DHS officials have been quietly working on a plan to set aside federal rules governing state’s MA program
During the 2011 legislative session, GOP legislative leaders repeatedly called for the state to seek a waiver on Medicaid rules from the federal government. Both the Senate and House initially booked significant cost savings — $600 million and $300 million, respectively— contingent on receiving such a waiver in their health and human services finance bills.
Sen. David Hann, chairman of the Health and Human Services Committee, even traveled to Washington in hopes of persuading members of Minnesota’s congressional delegation to help lobby for a Medicaid waiver.
But Gov. Mark Dayton’s administration generally dismissed the proposed cost savings as unrealistic given that it would take months for the federal government to grant such a waiver (if it were even inclined to do so). Ultimately the budget deal that was negotiated last summer did not include any such savings. But the waiver proposal didn’t die. Although it received scant notice, the bill did include a directive for the Department of Human Services to move forward on seeking waivers from the federal government on Medicaid rules.
In the ensuing six months, DHS officials, led by state Medicaid director David Godfrey, have been quietly working on a proposal to submit to the Center for Medicare and Medicaid Services (CMS), the federal agency that would have to approve a waiver. The painstaking process has involved meetings with scores of stakeholders — from disability advocates to housing providers to insurance firms — to develop a blueprint for how the state’s Medicaid programs might be overhauled to make them more efficient and effective.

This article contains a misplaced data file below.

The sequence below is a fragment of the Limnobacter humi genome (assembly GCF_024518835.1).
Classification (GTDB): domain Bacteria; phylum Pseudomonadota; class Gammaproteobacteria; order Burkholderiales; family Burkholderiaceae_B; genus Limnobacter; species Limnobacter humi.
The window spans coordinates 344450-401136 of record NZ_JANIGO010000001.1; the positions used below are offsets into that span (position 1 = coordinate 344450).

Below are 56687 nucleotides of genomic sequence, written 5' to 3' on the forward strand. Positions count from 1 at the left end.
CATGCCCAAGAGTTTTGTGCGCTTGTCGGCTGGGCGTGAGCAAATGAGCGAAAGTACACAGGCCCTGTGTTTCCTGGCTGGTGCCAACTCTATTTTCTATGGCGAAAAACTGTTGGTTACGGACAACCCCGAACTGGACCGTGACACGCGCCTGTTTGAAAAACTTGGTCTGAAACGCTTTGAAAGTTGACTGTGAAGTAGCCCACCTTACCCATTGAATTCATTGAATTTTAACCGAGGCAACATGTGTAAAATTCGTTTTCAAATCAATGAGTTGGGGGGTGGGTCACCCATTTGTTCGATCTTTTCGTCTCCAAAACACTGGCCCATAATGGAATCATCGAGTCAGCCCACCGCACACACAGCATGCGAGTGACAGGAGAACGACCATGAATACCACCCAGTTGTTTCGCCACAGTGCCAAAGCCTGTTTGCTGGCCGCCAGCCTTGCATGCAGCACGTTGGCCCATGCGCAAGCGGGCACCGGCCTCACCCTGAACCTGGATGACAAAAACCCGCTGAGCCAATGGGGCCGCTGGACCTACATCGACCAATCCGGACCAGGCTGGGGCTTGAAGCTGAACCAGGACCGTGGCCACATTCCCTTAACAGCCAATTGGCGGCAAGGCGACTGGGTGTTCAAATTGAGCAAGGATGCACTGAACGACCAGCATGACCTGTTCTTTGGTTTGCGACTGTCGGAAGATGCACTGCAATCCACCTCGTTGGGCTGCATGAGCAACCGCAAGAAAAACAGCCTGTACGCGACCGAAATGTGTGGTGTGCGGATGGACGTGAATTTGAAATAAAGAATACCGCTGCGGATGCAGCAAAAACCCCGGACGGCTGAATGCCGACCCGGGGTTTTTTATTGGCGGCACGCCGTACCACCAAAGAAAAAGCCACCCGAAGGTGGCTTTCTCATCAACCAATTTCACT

DHS report filed
Earlier this month DHS filed a report with the Legislature documenting the process so far. It’s the first significant step in what’s going to be a drawn-out process. If everything goes according to plan, the waiver would be in place ahead of the 2013 legislative session.
“A lot of those ideas were coming up to the surface during the last session, and we just thought this is a perfect vehicle and process,” Godfrey said. “You had the Legislature and the work of the agency itself coming together at just the right time to tackle this.”
Earlier this week Godfrey briefed Rep. Jim Abeler, chairman of the Health and Human Services Finance Committee, on the report. He has also met with Hann periodically to discuss the process. “I haven’t gotten any pushback, any sense from them that we’re heading in the wrong direction,” Godfrey said. “I’ll go and meet with any legislator that has a question about this. It’s really important to me that we’re as transparent with them as possible, that they trust our ability to go out and try to get this thing and hopefully give us that time to work on it between now and 2013.”
Abeler initially wanted to seek a global waiver that would essentially free Minnesota from any federal Medicaid rules and allow the state to operate its program as a block grant. But he is satisfied with the progress made in developing the waiver proposal. “You have to be realistic,” Abeler said. “I’m actually quite happy with it.”